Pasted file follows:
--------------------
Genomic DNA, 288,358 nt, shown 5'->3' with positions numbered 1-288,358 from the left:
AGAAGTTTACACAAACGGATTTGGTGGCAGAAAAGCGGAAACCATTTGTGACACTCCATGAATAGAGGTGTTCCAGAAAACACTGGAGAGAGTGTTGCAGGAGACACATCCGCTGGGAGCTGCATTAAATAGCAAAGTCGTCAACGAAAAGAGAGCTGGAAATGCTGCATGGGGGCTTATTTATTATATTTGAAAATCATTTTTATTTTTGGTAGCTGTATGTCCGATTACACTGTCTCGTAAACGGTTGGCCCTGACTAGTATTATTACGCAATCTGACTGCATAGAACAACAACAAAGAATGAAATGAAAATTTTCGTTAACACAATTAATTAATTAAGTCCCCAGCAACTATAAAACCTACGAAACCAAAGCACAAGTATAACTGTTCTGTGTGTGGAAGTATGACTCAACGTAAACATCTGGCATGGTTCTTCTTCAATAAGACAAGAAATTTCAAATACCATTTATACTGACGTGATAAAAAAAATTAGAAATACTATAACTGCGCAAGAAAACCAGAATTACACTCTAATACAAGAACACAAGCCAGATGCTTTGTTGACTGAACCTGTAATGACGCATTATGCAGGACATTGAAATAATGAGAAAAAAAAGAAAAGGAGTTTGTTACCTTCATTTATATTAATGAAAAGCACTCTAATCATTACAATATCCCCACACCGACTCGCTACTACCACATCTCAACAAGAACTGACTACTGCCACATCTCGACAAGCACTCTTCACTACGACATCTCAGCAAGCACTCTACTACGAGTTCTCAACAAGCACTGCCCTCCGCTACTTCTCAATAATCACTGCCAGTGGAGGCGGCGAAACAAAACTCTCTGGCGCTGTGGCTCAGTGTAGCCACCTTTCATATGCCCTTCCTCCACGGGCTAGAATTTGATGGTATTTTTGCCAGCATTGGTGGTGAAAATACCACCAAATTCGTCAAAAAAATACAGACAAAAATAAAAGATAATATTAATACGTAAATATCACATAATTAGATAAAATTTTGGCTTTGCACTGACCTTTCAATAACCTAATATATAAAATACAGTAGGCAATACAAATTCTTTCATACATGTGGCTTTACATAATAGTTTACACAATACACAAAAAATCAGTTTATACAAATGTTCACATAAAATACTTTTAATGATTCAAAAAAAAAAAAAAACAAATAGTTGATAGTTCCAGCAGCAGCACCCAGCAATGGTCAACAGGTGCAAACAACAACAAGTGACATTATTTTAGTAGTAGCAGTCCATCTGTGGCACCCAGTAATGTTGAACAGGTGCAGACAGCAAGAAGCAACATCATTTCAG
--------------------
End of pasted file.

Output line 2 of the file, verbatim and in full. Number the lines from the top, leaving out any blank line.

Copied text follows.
AGAAGTTTACACAAACGGATTTGGTGGCAGAAAAGCGGAAACCATTTGTGACACTCCATGAATAGAGGTGTTCCAGAAAACACTGGAGAGAGTGTTGCAGGAGACACATCCGCTGGGAGCTGCATTAAATAGCAAAGTCGTCAACGAAAAGAGAGCTGGAAATGCTGCATGGGGGCTTATTTATTATATTTGAAAATCATTTTTATTTTTGGTAGCTGTATGTCCGATTACACTGTCTCGTAAACGGTTGGCCCTGACTAGTATTATTACGCAATCTGACTGCATAGAACAACAACAAAGAATGAAATGAAAATTTTCGTTAACACAATTAATTAATTAAGTCCCCAGCAACTATAAAACCTACGAAACCAAAGCACAAGTATAACTGTTCTGTGTGTGGAAGTATGACTCAACGTAAACATCTGGCATGGTTCTTCTTCAATAAGACAAGAAATTTCAAATACCATTTATACTGACGTGATAAAAAAAATTAGAAATACTATAACTGCGCAAGAAAACCAGAATTACACTCTAATACAAGAACACAAGCCAGATGCTTTGTTGACTGAACCTGTAATGACGCATTATGCAGGACATTGAAATAATGAGAAAAAAAAGAAAAGGAGTTTGTTACCTTCATTTATATTAATGAAAAGCACTCTAATCATTACAATATCCCCACACCGACTCGCTACTACCACATCTCAACAAGAACTGACTACTGCCACATCTCGACAAGCACTCTTCACTACGACATCTCAGCAAGCACTCTACTACGAGTTCTCAACAAGCACTGCCCTCCGCTACTTCTCAATAATCACTGCCAGTGGAGGCGGCGAAACAAAACTCTCTGGCGCTGTGGCTCAGTGTAGCCACCTTTCATATGCCCTTCCTCCACGGGCTAGAATTTGATGGTATTTTTGCCAGCATTGGTGGTGAAAATACCACCAAATTCGTCAAAAAAATACAGACAAAAATAAAAGATAATATTAATACGTAAATATCACATAATTAGATAAAATTTTGGCTTTGCACTGACCTTTCAATAACCTAATATATAAAATACAGTAGGCAATACAAATTCTTTCATACATGTGGCTTTACATAATAGTTTACACAATACACAAAAAATCAGTTTATACAAATGTTCACATAAAATACTTTTAATGATTCAAAAAAAAAAAAAAACAAATAGTTGATAGTTCCAGCAGCAGCACCCAGCAATGGTCAACAGGTGCAAACAACAACAAGTGACATTATTTTAGTAGTAGCAGTCCATCTGTGGCACCCAGTAATGTTGAACAGGTGCAGACAGCAAGAAGCAACATCATTTCAG